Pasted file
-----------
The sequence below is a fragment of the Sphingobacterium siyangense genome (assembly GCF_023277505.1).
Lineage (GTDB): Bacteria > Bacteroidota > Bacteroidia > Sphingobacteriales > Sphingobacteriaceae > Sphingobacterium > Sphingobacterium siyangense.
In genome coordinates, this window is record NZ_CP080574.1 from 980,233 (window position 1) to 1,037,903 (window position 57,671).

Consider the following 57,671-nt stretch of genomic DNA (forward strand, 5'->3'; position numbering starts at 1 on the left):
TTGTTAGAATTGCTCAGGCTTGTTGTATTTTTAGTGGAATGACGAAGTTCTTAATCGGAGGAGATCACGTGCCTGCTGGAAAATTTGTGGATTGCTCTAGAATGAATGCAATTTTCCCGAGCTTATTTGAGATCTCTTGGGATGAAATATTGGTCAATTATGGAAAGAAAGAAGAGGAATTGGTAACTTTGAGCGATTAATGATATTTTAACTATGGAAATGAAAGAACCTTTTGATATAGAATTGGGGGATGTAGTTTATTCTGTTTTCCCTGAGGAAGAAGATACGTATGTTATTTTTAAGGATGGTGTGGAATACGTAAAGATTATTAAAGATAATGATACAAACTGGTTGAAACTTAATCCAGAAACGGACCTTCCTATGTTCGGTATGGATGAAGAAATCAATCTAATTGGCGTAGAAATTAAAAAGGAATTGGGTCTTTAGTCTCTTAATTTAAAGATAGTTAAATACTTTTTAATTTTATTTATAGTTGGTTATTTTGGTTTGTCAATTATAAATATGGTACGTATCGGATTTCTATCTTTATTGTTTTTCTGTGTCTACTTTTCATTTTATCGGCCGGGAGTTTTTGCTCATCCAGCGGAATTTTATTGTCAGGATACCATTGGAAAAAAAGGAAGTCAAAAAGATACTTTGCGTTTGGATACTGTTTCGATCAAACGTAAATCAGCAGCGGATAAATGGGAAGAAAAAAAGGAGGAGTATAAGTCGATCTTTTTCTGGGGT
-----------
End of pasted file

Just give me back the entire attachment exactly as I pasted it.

The sequence below is a fragment of the Sphingobacterium siyangense genome (assembly GCF_023277505.1).
Lineage (GTDB): Bacteria > Bacteroidota > Bacteroidia > Sphingobacteriales > Sphingobacteriaceae > Sphingobacterium > Sphingobacterium siyangense.
In genome coordinates, this window is record NZ_CP080574.1 from 980,233 (window position 1) to 1,037,903 (window position 57,671).

Consider the following 57,671-nt stretch of genomic DNA (forward strand, 5'->3'; position numbering starts at 1 on the left):
TTGTTAGAATTGCTCAGGCTTGTTGTATTTTTAGTGGAATGACGAAGTTCTTAATCGGAGGAGATCACGTGCCTGCTGGAAAATTTGTGGATTGCTCTAGAATGAATGCAATTTTCCCGAGCTTATTTGAGATCTCTTGGGATGAAATATTGGTCAATTATGGAAAGAAAGAAGAGGAATTGGTAACTTTGAGCGATTAATGATATTTTAACTATGGAAATGAAAGAACCTTTTGATATAGAATTGGGGGATGTAGTTTATTCTGTTTTCCCTGAGGAAGAAGATACGTATGTTATTTTTAAGGATGGTGTGGAATACGTAAAGATTATTAAAGATAATGATACAAACTGGTTGAAACTTAATCCAGAAACGGACCTTCCTATGTTCGGTATGGATGAAGAAATCAATCTAATTGGCGTAGAAATTAAAAAGGAATTGGGTCTTTAGTCTCTTAATTTAAAGATAGTTAAATACTTTTTAATTTTATTTATAGTTGGTTATTTTGGTTTGTCAATTATAAATATGGTACGTATCGGATTTCTATCTTTATTGTTTTTCTGTGTCTACTTTTCATTTTATCGGCCGGGAGTTTTTGCTCATCCAGCGGAATTTTATTGTCAGGATACCATTGGAAAAAAAGGAAGTCAAAAAGATACTTTGCGTTTGGATACTGTTTCGATCAAACGTAAATCAGCAGCGGATAAATGGGAAGAAAAAAAGGAGGAGTATAAGTCGATCTTTTTCTGGGGT